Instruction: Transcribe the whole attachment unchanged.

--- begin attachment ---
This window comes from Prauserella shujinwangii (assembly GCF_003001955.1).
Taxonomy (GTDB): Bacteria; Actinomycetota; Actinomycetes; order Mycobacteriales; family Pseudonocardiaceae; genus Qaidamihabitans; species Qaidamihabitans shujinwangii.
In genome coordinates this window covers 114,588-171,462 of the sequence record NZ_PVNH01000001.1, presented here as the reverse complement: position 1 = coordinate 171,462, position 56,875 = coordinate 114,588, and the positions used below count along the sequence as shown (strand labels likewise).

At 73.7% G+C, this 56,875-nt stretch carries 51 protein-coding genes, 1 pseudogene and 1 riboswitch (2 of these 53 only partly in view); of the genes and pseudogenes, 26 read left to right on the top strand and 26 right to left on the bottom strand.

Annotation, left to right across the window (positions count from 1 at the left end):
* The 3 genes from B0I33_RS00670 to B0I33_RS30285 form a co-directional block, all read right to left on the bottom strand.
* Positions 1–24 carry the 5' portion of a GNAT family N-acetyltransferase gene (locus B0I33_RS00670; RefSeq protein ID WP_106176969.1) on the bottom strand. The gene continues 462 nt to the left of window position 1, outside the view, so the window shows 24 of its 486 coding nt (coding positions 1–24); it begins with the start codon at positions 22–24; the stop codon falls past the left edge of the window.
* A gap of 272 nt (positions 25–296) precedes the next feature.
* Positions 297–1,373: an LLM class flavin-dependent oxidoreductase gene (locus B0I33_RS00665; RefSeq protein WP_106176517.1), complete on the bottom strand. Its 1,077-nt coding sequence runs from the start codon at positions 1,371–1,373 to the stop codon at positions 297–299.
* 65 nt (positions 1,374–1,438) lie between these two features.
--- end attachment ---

This window comes from Prauserella shujinwangii (assembly GCF_003001955.1).
Taxonomy (GTDB): Bacteria; Actinomycetota; Actinomycetes; order Mycobacteriales; family Pseudonocardiaceae; genus Qaidamihabitans; species Qaidamihabitans shujinwangii.
In genome coordinates this window covers 114,588-171,462 of the sequence record NZ_PVNH01000001.1, presented here as the reverse complement: position 1 = coordinate 171,462, position 56,875 = coordinate 114,588, and the positions used below count along the sequence as shown (strand labels likewise).

At 73.7% G+C, this 56,875-nt stretch carries 51 protein-coding genes, 1 pseudogene and 1 riboswitch (2 of these 53 only partly in view); of the genes and pseudogenes, 26 read left to right on the top strand and 26 right to left on the bottom strand.

Annotation, left to right across the window (positions count from 1 at the left end):
* The 3 genes from B0I33_RS00670 to B0I33_RS30285 form a co-directional block, all read right to left on the bottom strand.
* Positions 1–24 carry the 5' portion of a GNAT family N-acetyltransferase gene (locus B0I33_RS00670; RefSeq protein ID WP_106176969.1) on the bottom strand. The gene continues 462 nt to the left of window position 1, outside the view, so the window shows 24 of its 486 coding nt (coding positions 1–24); it begins with the start codon at positions 22–24; the stop codon falls past the left edge of the window.
* A gap of 272 nt (positions 25–296) precedes the next feature.
* Positions 297–1,373: an LLM class flavin-dependent oxidoreductase gene (locus B0I33_RS00665; RefSeq protein WP_106176517.1), complete on the bottom strand. Its 1,077-nt coding sequence runs from the start codon at positions 1,371–1,373 to the stop codon at positions 297–299.
* 65 nt (positions 1,374–1,438) lie between these two features.